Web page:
US imposes new sanctions on Russian individuals, companies

Published April 28, 2014  -

obamasanctionsThe Obama administration took a shot at Vladimir Putin's close associates -- and perhaps the Russian president's own pockets -- by ratcheting up sanctions on officials and companies tied to him in a bid to compel Moscow to ease its intervention in eastern Ukraine. 

U.S. congressional lawmakers, and even President Obama himself, have questioned whether new sanctions will have an impact. As he announced the package, Obama acknowledged that "we don't yet know whether it's going to work." 

But the White House said it was announcing new sanctions because Russia "has done nothing" to honor its commitment from a recently struck diplomatic deal and "in fact has further escalated the crisis." 

A White House statement said the administration would target seven Russian government officials, "including two members of President Putin's inner circle" -- hitting them with an asset freeze and U.S. visa ban. Seventeen companies "linked to Putin's inner circle" would also be subject to an asset freeze. 

Further, the Commerce Department targeted 13 of those companies with additional restrictions, and the administration plans to deny export license applications for "any high-technology items that could contribute to Russia's military capabilities."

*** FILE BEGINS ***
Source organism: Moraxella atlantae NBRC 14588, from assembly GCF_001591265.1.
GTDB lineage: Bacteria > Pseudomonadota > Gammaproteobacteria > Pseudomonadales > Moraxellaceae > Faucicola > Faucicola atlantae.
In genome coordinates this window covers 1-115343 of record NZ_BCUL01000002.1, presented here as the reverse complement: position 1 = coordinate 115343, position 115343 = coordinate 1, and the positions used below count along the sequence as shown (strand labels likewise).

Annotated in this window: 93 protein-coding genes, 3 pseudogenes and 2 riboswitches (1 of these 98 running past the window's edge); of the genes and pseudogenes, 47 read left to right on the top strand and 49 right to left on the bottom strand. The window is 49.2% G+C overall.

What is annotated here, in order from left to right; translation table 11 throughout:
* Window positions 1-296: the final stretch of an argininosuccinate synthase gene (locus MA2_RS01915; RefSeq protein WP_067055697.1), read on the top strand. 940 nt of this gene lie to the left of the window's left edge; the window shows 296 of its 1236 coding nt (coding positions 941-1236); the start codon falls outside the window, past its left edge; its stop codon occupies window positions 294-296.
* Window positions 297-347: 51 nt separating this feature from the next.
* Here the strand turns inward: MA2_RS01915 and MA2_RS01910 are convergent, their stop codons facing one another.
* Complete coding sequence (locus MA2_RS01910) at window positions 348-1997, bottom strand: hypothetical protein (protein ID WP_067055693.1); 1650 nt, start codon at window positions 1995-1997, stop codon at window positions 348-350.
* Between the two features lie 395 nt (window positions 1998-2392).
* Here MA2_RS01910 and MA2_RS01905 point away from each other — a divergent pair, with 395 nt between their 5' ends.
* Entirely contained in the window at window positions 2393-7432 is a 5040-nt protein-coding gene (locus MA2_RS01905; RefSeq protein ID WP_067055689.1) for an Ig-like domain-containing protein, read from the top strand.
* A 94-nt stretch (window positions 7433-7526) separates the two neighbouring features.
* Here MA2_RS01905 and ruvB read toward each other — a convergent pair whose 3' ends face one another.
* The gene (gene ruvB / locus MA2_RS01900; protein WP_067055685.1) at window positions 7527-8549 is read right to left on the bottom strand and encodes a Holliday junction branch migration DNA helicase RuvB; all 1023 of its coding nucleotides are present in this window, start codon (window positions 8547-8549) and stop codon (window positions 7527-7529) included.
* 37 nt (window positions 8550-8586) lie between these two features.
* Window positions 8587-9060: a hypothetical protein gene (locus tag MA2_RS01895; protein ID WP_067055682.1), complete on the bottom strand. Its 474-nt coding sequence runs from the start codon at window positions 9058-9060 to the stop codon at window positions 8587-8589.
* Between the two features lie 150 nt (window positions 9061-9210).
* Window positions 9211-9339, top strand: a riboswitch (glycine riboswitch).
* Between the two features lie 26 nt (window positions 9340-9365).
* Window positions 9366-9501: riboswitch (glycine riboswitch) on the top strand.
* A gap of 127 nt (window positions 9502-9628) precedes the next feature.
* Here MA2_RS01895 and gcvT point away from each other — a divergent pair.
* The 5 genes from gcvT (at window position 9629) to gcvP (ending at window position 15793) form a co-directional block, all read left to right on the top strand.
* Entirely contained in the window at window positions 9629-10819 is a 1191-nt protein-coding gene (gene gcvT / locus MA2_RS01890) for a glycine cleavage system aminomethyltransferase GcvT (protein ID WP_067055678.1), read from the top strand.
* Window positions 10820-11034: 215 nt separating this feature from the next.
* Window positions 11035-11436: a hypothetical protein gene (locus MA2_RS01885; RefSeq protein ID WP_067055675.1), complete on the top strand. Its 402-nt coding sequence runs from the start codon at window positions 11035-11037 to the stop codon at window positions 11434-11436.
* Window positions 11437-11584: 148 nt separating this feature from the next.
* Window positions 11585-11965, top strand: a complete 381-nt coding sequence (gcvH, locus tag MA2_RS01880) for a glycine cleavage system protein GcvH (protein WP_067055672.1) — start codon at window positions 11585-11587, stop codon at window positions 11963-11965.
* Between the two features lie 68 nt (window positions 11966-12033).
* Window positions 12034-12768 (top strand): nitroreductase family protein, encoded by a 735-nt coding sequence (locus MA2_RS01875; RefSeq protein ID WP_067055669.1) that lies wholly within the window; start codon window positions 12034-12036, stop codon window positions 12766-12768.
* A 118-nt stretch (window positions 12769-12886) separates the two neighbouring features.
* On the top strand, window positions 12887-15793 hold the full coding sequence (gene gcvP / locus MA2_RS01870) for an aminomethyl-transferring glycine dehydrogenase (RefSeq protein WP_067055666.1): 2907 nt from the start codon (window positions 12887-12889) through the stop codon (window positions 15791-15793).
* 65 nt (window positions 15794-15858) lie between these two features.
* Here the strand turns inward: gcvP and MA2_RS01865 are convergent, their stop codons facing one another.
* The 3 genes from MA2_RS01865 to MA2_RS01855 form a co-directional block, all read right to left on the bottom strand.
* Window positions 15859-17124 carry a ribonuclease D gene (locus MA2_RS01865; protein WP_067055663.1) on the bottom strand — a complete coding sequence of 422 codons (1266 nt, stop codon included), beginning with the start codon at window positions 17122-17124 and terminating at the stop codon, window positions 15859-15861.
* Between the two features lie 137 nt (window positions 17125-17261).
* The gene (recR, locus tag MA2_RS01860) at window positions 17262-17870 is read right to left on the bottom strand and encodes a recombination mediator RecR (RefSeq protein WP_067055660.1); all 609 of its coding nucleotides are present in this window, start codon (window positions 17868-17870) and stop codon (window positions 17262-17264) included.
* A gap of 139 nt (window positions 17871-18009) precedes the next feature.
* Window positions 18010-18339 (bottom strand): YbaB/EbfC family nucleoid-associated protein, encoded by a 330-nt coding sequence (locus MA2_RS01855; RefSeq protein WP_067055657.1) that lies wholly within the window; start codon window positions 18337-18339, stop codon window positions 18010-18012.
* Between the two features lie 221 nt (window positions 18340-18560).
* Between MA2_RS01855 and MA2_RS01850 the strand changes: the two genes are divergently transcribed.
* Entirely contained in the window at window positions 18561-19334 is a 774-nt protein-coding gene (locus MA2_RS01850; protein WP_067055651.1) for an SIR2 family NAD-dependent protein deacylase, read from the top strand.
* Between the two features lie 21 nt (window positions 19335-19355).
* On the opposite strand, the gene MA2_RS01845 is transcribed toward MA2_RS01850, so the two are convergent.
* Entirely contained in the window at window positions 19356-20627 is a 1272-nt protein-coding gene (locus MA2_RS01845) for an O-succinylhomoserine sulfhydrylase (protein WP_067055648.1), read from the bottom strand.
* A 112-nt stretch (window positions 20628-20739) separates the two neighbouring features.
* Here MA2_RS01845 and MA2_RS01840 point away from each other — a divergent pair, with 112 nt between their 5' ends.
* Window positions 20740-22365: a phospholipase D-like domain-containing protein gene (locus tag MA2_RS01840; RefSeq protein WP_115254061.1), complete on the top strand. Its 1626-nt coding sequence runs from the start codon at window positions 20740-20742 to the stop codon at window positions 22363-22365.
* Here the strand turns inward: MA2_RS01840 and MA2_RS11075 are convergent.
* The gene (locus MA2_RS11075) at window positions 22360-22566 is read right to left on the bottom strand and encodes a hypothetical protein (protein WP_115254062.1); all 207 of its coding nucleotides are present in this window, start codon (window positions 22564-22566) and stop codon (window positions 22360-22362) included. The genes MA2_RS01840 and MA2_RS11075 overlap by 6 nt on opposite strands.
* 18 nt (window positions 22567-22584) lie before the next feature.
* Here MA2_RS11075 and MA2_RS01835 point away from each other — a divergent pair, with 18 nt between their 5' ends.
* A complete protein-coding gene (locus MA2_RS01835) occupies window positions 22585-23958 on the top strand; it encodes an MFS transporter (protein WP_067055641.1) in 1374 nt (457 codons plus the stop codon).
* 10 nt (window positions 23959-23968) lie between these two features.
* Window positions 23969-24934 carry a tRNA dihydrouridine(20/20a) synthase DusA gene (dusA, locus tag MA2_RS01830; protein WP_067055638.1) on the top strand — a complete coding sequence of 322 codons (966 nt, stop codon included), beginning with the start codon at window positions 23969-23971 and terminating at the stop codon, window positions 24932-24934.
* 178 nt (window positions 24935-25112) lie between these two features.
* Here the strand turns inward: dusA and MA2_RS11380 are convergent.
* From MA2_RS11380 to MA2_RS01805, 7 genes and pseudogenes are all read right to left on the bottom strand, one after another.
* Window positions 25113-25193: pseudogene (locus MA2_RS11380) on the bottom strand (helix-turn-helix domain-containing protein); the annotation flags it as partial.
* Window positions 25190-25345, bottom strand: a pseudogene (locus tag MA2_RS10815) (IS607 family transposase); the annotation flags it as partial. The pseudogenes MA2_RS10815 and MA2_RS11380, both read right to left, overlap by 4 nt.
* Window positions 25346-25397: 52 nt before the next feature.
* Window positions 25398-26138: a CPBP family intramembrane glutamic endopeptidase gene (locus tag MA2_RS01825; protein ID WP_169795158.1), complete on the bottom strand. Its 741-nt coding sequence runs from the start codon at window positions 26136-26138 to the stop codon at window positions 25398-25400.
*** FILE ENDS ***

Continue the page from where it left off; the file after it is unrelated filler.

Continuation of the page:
Obama announced the sanctions at a news conference in Manila, where he is making the Philippines his last stop on a four-country tour of Asia. 

"The goal here is not to go after Mr. Putin personally," Obama said. "The goal is to change his calculus with respect to how the current actions that he's engaging in could have an adverse impact on the Russian economy over the long haul." 

The president has been building a case for this new round of sanctions throughout his trip, both in his public comments and in private conversations with European leaders. 

The new sanctions are intended to build on earlier U.S. and European visa bans and asset freezes imposed on Russian officials, including many in Putin's inner circle, after Moscow annexed the Crimean Peninsula from Ukraine last month. White House officials say they decided last week to impose the new sanctions after determining that Russia had not lived up to its commitments under a fragile diplomatic accord aimed at easing the crisis in Ukraine. But the U.S. held off on implementing the sanctions in order to coordinate its actions with the European Union, which could also announce new penalties as early as Monday.